I have blogged before on Purgatory. Here is a link to one of those blogs: Purgatory – Biblical and Reasonable. I have also written more extensively on its biblical roots here: PDF Document on Purgatory.
On this Feast of All Souls, I want to reflect on Purgatory as the necessary result of a promise. Many people think of Purgatory primarily in terms of punishment, but it is also important to consider it in terms of promise, purity, and perfection. Some of our deceased brethren are having the promises made to them perfected in Purgatory. In the month of November we are especially committed to praying for them and we know by faith that our prayers are of benefit to them.
What is the promise that points to Purgatory? Simply stated, Jesus made the promise in Matthew 5:48: You, therefore, must be perfect as your Heavenly Father is perfect. In this promise is an astonishing declaration of our dignity. We are to share in the very nature and perfection of God. This is our dignity: we are called to reflect and possess the very glory and perfection of God.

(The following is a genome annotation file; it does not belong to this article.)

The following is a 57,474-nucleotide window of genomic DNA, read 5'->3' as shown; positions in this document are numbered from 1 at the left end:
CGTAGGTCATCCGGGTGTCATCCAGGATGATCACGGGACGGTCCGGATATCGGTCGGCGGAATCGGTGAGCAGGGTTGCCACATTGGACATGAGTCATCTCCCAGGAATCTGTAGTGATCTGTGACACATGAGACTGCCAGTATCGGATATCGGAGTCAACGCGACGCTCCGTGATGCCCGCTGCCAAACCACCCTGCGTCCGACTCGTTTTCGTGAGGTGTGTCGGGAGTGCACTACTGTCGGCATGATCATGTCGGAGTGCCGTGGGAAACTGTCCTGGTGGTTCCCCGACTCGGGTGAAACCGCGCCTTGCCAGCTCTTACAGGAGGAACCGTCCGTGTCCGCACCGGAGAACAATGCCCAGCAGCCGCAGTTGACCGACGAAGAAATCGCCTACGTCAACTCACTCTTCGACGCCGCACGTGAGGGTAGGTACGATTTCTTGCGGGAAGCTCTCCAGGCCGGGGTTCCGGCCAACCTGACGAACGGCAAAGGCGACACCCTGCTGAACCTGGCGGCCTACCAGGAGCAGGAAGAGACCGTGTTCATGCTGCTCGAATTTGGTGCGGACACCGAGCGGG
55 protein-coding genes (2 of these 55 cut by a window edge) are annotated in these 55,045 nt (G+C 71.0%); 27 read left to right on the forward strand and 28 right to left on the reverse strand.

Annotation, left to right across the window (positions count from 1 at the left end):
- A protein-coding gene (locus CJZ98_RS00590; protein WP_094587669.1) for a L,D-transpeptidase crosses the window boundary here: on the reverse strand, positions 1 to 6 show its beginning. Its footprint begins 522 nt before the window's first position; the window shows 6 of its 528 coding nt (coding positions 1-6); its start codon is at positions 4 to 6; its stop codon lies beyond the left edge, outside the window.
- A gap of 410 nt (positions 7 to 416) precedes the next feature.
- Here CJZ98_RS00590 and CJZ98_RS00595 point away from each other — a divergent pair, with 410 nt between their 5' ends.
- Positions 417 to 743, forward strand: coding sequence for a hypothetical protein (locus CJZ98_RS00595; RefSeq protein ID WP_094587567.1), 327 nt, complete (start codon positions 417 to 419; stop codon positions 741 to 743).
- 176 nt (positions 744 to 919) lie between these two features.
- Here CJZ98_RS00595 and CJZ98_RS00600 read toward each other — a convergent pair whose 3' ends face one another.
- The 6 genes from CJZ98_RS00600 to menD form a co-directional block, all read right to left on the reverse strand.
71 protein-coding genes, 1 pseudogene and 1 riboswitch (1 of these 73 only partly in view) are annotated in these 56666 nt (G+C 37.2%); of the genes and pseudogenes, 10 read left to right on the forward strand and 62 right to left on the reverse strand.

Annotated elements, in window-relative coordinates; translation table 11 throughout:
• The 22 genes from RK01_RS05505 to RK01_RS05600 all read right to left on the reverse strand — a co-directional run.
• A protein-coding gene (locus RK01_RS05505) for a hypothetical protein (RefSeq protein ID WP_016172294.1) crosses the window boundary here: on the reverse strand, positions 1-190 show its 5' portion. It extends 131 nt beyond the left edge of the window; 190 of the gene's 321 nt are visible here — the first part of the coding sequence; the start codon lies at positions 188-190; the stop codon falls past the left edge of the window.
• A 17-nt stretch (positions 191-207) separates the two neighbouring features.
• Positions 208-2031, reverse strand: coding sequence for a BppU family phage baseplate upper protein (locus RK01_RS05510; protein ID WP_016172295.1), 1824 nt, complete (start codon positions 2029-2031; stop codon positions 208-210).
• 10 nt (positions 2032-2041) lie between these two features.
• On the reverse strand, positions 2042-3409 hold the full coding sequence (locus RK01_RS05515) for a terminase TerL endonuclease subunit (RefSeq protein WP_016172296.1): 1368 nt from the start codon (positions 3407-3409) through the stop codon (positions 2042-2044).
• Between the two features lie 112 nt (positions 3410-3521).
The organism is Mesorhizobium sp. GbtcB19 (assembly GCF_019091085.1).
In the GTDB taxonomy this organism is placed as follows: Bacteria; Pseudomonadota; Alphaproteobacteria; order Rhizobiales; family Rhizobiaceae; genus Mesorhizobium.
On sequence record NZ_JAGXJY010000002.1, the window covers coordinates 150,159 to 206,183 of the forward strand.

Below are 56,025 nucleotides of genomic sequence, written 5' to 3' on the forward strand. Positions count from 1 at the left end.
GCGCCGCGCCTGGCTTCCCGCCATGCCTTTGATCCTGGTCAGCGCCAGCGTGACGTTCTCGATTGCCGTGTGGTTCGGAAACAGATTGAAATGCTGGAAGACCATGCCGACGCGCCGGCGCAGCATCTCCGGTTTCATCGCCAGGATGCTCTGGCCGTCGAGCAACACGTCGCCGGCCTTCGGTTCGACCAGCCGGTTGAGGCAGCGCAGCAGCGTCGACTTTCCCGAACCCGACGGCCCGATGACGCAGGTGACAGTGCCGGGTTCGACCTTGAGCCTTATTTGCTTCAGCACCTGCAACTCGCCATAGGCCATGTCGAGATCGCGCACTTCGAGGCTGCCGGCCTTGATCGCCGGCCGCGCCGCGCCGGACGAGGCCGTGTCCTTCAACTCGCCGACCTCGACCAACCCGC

St. Catherine of Siena was gifted by the Lord to see a heavenly soul in the state of grace. Her account of it is related in her Dialogue, and is summarized in the Sunday School Teacher’s Explanation of the Baltimore Catechism:
Read more at Archdiocese of Washington